Cross your fingers: The takeover of Bright House Networks is here

It vows behind-the-scenes work on the Bright House deal will let it avoid troubles similar to Frontier-Verizon.
Charter Communications is expected to close its acquisition of Bright House Networks today, but says customers won't notice any changes at first while the company works behind the scenes to make the transition a smooth one. Photo by Richard Mullins
Charter Communications is expected to close its acquisition of Bright House Networks today, but says customers won't notice any changes at first while the company works behind the scenes to make the transition a smooth one.Photo by Richard Mullins
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TAMPA — Bright House Networks customers in the Tampa Bay area: It's time to cross your fingers. Or do whatever you need to do when there's uncertainty in the air.

Charter Communications' $67 billion acquisition of Bright House and Time Warner Cable is expected to close today, instantly making the Stamford, Conn.-based telecom the Tampa Bay area's largest Internet and cable TV provider.

It's a deal that has received the blessings of regulators and many Wall Street analysts, but likely has a lot of Bright House customers on edge. Why? Two words: Frontier-Verizon.

Frontier Communications' April 1 takeover of Verizon's Internet, cable TV and landline services in the Tampa Bay area has generally been considered a fiasco, with reports of outages, bad customer service and poor technical support.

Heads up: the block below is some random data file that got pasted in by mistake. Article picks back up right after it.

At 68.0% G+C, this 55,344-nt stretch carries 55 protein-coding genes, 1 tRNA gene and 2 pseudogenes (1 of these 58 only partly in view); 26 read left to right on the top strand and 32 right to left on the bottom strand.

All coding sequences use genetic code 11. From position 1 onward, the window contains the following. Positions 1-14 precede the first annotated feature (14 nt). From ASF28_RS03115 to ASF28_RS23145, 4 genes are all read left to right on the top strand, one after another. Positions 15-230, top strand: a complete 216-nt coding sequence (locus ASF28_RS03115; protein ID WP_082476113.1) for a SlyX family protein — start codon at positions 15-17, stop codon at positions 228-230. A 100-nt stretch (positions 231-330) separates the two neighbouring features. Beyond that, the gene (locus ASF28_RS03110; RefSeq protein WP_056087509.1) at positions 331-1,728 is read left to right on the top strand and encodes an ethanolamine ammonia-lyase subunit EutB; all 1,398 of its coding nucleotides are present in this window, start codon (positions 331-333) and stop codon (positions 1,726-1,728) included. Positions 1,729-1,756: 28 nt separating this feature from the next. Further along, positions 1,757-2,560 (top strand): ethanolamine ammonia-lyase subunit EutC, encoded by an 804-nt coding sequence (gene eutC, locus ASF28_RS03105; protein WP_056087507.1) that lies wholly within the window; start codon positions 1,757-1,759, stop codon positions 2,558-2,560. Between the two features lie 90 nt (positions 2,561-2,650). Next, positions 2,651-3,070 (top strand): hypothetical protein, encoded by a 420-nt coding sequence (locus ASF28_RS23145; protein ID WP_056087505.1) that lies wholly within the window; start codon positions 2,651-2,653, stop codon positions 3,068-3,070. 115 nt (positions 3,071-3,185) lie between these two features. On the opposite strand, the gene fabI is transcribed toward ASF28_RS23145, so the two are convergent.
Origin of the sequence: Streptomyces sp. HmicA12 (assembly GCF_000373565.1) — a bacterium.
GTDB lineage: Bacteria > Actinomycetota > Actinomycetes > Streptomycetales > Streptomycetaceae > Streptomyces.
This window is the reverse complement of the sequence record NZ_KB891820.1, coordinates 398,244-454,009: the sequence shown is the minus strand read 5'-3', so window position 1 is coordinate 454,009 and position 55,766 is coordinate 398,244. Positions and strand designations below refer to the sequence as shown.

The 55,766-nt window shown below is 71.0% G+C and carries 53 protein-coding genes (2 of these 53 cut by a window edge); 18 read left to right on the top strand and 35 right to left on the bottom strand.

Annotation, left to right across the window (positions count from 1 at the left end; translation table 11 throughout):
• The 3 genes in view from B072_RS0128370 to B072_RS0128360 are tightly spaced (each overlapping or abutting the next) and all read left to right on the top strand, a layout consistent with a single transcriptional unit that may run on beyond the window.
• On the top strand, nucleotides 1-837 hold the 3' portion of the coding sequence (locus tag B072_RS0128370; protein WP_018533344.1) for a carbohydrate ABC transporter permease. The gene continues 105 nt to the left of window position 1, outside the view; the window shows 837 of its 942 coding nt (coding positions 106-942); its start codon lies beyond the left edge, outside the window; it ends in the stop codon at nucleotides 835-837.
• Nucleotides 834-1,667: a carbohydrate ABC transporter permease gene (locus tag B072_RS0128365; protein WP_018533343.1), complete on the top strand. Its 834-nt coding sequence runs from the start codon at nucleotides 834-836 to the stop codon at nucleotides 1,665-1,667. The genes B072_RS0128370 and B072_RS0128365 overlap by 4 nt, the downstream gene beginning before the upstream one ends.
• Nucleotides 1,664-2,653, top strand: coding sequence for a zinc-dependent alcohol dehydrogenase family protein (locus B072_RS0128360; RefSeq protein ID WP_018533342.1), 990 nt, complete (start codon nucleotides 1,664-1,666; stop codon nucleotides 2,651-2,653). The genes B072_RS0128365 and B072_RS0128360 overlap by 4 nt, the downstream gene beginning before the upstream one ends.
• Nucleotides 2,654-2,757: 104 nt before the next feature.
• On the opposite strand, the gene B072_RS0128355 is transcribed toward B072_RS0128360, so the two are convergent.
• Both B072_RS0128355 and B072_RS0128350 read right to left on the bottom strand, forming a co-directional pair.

The din last week reached Florida Attorney General Pam Bondi and Agriculture Commissioner Adam Putnam, who both called on Frontier to shape up.

A Charter representative insisted the company, which will become the nation's No. 2 home Internet provider and the No. 3 cable company with the deal, will have no such issues.

Alex Dudley, a spokesman in Stamford, declined to specifically address the Frontier-Verizon situation in the Tampa Bay area, but vowed Charter's strategy here would be successful.

"When we acquire Bright House, we acquire the whole company," Dudley said. "The plan ensures that the company that is running today is running tomorrow. There's not a switch that gets flipped. We can leave them right in the Bright House infrastructure while we work behind the scenes."

Billing is the same, customer service numbers are the same, subscription packages are the same, and "the trucks will still have Bright House on the side," Dudley said.

That may sound familiar to Verizon customers who heard similar promises from Frontier. But Dudley said Charter will perform "heavy lifting" behind the scenes to build a platform for universal customer care, service and supply chain management in the next few months. After that the company will go to market with its Spectrum brand packaging and pricing, and the entire integration process will likely take two years.

Many major cable companies have adopted upbeat brand names such as Comcast Xfinity and Cablevision Optimum to combat the negative reputations of the legacy cable providers. Charter adopted the Spectrum brand in 2013 and rolled it out in early 2014.

Independent telecom industry analyst and consultant Jeff Kagan said the deal looks good for Charter, making it bigger and stronger in an era of big-cable consolidation.

"The question is whether it's a good deal for the consumers," Kagan said. "We just don't know. The question is, what is Charter going to do when it comes to products and services and pricing, and we just don't know. We're going to have to wait and see."

Any problems of the Frontier-Verizon nature "could be a nightmare for Charter," Kagan said.

Charter's Dudley brushes away that prospect.

"We are America's fastest-growing TV, Internet and voice company," he said. "We plan to keep doing that, and certainly the way to keep doing that is to provide real value and exceptional customer care, and that's our long-term goal here."

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